Statements and Speeches
Remarks of the Chief Electoral Officer
Breach of Personal Information Involving Cambridge Analytica and Facebook
Standing Committee on Access to Information, Privacy and Ethics
November 1, 2018
Check Against Delivery
Thank you for the opportunity to speak with the Committee today.
As you know, the digital sphere has transformed the way society collects, creates, shares and consumes information. While these transformations can benefit democracy, they also give rise to complex threats that present new challenges. This is a matter of importance and concern for Canadians as we prepare for the next general election.
Today I would like to address four subjects that have drawn Elections Canada's close attention and that relate to your study:
- foreign interference
- the digital information environment
- cybersecurity, and
I am grateful for this opportunity to explain to the Committee what role Elections Canada is playing to preserve trust in our electoral process, and to outline where we are collaborating with others, on the understanding that no single solution and no agency working alone can address these threats.
Let me first start with the issue of foreign interference, which overlaps in part with the other topics that I have identified.
In Canada, recent concerns about foreign interference have been primarily around issues of foreign funding of third parties—entities that seek to influence the electoral debate without participating directly as parties or candidates.
Political financing rules in Canada prohibit third parties to use for election advertising purposes contributions that come from a foreign source. The current rules, however, contain a number of weaknesses and apply only to the funding of advertising expenses, not to other partisan activities.
Bill C-76 would significantly expand the third party regime and include measures that aim to eliminate opportunities for foreign funds to be used in Canadian elections. This includes an anti-avoidance clause and a ban on the sale of advertising space to foreign entities.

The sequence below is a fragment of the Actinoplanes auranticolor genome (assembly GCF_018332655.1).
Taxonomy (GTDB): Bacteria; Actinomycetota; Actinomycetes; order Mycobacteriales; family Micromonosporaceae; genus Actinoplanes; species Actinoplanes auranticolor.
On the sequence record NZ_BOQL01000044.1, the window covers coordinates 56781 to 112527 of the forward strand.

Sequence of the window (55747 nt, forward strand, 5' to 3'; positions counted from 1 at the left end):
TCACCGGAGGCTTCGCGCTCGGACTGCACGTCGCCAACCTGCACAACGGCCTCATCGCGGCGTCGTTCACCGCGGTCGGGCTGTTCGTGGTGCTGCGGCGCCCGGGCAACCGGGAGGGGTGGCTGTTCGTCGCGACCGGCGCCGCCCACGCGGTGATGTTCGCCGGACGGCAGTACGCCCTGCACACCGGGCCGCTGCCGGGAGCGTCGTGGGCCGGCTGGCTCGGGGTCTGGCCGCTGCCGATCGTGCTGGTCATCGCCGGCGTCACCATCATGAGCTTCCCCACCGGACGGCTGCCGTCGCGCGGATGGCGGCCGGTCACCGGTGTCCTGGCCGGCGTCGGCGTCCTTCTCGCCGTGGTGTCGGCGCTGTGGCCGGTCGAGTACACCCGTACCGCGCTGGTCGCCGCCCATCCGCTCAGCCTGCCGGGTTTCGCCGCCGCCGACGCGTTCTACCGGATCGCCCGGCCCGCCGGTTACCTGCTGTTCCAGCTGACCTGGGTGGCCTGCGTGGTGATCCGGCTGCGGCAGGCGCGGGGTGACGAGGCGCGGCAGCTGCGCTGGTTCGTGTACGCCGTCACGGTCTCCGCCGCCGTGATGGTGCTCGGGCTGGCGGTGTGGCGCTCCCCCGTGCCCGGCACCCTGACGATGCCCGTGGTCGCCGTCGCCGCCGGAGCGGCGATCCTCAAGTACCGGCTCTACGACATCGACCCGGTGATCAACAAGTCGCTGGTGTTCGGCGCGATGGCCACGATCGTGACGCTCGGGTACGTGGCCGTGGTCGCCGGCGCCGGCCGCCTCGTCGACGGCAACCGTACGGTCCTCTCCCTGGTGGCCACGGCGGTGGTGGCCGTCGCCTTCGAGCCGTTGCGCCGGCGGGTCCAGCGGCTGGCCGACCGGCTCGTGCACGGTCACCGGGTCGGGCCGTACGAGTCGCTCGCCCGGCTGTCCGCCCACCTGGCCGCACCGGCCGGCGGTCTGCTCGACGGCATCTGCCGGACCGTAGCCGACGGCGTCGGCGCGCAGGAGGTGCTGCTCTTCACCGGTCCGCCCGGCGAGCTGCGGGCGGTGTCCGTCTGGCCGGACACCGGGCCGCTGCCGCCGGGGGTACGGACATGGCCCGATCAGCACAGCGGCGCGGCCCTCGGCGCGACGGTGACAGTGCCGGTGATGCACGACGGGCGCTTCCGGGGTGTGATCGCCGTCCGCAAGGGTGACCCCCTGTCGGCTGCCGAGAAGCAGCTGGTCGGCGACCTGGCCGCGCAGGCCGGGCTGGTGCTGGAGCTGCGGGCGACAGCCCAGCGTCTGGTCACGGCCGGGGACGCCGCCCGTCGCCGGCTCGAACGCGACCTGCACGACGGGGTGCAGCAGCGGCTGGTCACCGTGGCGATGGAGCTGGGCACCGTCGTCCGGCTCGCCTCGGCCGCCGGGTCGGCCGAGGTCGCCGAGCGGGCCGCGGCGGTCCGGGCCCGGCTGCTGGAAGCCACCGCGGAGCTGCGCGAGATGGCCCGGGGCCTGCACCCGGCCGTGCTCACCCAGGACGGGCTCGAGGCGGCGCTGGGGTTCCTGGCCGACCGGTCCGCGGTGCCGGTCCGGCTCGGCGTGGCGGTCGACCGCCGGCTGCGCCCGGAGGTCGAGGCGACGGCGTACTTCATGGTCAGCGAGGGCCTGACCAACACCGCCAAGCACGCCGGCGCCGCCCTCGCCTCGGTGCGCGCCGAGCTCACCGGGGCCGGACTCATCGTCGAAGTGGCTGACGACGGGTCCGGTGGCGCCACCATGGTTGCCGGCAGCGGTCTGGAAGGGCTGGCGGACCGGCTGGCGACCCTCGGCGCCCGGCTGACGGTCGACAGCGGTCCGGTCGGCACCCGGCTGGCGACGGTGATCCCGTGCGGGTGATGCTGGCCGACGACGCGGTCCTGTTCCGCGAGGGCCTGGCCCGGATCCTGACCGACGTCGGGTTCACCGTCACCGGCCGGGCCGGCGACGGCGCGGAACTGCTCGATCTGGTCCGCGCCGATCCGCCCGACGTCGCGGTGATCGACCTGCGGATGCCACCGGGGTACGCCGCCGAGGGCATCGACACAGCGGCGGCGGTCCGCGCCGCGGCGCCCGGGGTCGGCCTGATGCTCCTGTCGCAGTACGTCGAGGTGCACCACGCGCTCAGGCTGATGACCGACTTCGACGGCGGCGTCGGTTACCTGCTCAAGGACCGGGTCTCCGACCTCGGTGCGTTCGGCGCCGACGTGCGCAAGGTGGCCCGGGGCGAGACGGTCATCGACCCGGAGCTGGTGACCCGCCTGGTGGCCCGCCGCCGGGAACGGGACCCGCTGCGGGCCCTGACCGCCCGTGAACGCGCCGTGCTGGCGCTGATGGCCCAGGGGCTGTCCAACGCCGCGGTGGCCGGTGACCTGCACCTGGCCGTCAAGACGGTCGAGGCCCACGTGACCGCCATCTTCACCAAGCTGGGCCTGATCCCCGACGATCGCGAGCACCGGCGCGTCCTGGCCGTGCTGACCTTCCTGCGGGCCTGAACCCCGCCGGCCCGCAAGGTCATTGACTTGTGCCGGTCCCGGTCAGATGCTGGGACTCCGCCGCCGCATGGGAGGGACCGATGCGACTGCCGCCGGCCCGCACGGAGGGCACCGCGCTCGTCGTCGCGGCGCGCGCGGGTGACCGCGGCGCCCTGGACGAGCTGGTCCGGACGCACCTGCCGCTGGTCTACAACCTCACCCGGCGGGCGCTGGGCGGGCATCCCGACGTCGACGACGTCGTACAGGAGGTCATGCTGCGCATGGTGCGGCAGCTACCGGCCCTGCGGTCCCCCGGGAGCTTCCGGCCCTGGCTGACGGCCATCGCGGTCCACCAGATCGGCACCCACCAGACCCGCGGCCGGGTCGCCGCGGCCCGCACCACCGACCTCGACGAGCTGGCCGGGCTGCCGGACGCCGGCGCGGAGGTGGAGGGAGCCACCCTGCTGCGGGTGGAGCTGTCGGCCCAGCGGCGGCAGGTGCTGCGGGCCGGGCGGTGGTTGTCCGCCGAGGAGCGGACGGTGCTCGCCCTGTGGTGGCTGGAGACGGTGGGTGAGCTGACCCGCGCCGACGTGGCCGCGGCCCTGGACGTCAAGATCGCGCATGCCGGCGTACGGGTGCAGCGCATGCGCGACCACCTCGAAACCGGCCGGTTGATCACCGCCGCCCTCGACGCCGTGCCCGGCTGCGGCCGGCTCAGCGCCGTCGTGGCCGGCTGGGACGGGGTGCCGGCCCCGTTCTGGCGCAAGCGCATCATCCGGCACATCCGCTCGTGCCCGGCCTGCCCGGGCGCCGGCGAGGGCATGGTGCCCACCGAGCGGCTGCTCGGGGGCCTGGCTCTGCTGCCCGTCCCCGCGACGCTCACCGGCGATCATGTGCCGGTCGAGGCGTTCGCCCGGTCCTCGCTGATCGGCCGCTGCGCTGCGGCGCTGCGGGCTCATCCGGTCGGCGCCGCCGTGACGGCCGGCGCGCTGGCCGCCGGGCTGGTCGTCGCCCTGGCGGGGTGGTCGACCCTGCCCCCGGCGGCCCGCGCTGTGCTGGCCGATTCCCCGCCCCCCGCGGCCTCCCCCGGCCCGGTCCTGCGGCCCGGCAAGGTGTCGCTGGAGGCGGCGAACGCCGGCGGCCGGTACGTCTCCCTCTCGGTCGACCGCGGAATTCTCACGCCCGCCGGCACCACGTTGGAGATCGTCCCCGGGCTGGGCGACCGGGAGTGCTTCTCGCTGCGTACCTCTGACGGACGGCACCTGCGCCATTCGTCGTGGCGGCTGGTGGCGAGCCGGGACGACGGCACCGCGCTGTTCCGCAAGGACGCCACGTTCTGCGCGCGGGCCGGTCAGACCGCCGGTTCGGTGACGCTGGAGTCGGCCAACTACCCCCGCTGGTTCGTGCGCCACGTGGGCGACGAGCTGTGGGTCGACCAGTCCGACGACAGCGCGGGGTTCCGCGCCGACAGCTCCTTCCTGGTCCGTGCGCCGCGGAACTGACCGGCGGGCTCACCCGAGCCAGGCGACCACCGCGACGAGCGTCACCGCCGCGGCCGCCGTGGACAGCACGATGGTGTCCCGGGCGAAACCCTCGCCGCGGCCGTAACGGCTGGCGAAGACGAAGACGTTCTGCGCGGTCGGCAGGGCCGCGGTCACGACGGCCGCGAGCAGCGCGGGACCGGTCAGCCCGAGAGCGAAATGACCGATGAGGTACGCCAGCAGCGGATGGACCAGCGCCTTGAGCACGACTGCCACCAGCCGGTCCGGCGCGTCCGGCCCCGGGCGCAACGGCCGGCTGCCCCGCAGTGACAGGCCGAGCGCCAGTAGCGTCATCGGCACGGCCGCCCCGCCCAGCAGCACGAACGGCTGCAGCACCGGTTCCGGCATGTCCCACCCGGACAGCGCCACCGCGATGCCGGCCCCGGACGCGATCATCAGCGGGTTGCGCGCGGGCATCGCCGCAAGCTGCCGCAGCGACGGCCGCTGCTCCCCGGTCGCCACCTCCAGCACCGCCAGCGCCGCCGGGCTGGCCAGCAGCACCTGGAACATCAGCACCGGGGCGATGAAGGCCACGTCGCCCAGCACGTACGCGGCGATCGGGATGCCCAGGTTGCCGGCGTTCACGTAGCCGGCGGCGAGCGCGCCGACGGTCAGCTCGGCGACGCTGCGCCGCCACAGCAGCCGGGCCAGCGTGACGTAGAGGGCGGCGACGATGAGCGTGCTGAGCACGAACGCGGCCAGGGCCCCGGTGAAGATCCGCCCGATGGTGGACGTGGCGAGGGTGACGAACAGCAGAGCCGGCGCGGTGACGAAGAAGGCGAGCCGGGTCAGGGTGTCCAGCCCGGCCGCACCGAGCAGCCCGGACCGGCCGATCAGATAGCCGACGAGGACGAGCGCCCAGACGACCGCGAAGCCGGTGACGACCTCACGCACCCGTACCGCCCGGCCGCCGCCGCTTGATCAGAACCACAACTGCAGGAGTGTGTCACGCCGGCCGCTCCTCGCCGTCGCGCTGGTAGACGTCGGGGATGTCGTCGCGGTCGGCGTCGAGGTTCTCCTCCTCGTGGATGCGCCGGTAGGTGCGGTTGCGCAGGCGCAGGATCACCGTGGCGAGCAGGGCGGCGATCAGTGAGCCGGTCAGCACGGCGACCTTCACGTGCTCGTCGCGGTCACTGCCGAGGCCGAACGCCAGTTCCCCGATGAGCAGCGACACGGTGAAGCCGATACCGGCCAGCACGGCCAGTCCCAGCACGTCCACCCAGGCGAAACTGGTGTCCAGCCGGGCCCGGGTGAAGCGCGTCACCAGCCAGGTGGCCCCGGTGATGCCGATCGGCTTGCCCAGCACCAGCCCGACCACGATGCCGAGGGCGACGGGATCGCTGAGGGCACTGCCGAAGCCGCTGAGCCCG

As you are aware, foreign interference can take other forms, including disinformation campaigns and cyberattacks.
Digital information environment
The expansion of the web and social media has transformed our information environment. Traditional categories like news, commentary, satire and advertising are quickly dissolving. Citizens are no longer simply struggling to determine who is a journalist; they are unlikely to know whether a given social media post or ad was sent by a bot or a human, or whether it is a genuine expression of belief or part of an influence campaign, domestic or foreign.
There is no simple solution to this, but elements of a response are emerging. Efforts to increase digital literacy are, in my view, a key element. It is reassuring to know that Canadians are increasingly cautious about what they see or read on social media.
In the electoral context, the Canada Elections Act currently requires election ads placed by parties, candidates and third parties to bear tag lines saying who placed the ad. This applies to social media ads. These various entities must also report on their ad spending.
Bill C-76 would include a requirement for social media platforms to publish and preserve archives of election and partisan ads. This is a positive step that supports transparency and aids enforcement.
Bill C-76 would also clarify and expand existing provisions against some kinds of online impersonation, as well as false statements about candidates.
Elections Canada's specific and essential role is to ensure that Canadians have easy access to accurate information about the voting process, including where, when, and how to register and vote.